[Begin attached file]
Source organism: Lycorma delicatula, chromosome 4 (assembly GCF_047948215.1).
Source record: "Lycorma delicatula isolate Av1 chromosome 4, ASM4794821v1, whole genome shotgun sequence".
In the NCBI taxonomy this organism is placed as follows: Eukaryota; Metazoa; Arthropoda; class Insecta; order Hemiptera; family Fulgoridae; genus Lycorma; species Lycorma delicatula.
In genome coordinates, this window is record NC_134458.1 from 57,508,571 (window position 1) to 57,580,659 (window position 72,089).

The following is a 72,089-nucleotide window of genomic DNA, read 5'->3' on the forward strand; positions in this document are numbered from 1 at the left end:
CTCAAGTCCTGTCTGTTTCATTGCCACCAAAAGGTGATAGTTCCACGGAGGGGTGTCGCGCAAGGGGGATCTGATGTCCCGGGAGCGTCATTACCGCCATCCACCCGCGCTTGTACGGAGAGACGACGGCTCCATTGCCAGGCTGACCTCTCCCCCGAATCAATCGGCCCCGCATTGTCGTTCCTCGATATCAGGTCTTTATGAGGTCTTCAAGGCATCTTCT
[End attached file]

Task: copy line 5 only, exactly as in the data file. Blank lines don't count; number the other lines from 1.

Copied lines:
The following is a 72,089-nucleotide window of genomic DNA, read 5'->3' on the forward strand; positions in this document are numbered from 1 at the left end: